Article: Becoming an Advocate for Your Needs
Advocating for Yourself
It can be difficult living with a disability that no one can see. You may feel like you are in an uphill battle advocating for yourself and educating those around you. It is important to articulate your needs and ask for help when needed.
10 Tips for Being a Strong Self-Advocate:
- Focus on your strengths, rather than your challenges
- Have a predictable routine each day
- Use tools to support memory challenges (visual/picture reminders, calendars, Apps and timers)
- Find mental health and medical providers that understand FASD
- Ask for help, and become a good self-advocate
- Avoid high-risk situations, “bad” influences, online relationships and loaning money
- Identify what works for you. Create a calming space in your home with sensory items you like, such as weighted blankets, fidgets or items with different textures
- Live a healthy lifestyle with balanced nutrition and exercise
- Become an expert on your disorder and how it impacts your daily life. FASD impacts everyone differently, so it is important that you understand your deficits (for example, memory, impulse control, etc.) so you can identify aspects of your life where additional support is needed. You can start by attending an FASD Training or attend “Let’s Talk about My FASD” which is an FASD training designed for young people or meeting with a Proof Alliance Direct Support team member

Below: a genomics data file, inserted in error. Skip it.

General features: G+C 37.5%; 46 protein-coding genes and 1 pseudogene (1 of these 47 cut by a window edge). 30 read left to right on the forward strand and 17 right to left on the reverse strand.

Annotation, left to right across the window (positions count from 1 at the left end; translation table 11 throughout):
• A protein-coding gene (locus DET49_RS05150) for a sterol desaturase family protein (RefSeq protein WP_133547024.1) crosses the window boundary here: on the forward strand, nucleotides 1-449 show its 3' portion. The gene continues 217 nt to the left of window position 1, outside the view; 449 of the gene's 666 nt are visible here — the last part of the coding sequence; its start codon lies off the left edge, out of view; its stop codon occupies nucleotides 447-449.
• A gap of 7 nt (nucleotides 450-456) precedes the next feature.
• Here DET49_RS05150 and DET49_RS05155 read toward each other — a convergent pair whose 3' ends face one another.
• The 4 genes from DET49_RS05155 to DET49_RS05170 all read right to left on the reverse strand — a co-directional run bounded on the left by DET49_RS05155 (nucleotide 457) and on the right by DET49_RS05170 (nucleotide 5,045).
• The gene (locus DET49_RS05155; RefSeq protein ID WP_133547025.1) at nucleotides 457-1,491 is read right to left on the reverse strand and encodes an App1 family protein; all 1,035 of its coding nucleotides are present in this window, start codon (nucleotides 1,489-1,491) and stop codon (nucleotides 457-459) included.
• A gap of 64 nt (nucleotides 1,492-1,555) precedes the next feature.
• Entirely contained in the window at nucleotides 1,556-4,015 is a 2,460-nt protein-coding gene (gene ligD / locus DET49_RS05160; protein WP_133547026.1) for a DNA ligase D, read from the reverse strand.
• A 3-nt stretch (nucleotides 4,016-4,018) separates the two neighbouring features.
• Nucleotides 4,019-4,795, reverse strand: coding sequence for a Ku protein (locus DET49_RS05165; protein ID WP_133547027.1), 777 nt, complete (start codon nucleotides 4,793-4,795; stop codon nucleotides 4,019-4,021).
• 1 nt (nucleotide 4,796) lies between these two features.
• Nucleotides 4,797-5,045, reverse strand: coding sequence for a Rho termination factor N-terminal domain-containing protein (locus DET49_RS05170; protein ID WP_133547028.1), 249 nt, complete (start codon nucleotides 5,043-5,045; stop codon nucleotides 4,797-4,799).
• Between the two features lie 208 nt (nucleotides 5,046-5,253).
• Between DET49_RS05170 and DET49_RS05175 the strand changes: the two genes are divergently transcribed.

- Encourage those around you to use person-first language. Not only will this enhance awareness of those around you, but their communication will be more accepted within the greater disability community
Advocating for the Support Services You Need
You may be eligible to receive support through your county or state due to your disability. It can be a complicated process to obtain services, but there are people to help navigate the systems. If you need help figuring out how to apply for services, ask for help.
What types of services might be available? To learn more about the process of obtaining services below, click here to visit Disability Benefits 101.
- Housing support
- Employment support
- Case management
- Living Skills
- Mental health and medical support
What To Do When You Aren't Getting the Support You Need
When seeking services, you may be denied at first. There is a process in Minnesota to appeal (ask again) for the services you are seeking.
Advocacy isn’t always easy. If you’re in a situation where you need to assert yourself as an advocate, keep these things in mind:
- Be polite, but direct. Losing your temper only escalates the situation and discredits you as an advocate
- Prepare before meetings and offer solutions to the issue
- Ensure that people in your support network have your back and want the same outcomes you do
- Be specific when stating a concern and/or share examples
- Do your homework, learn about the process of the system
- Ask questions and be an active listener
- Identify the right people to voice your concern. Invest your time in decision-makers who can influence the situation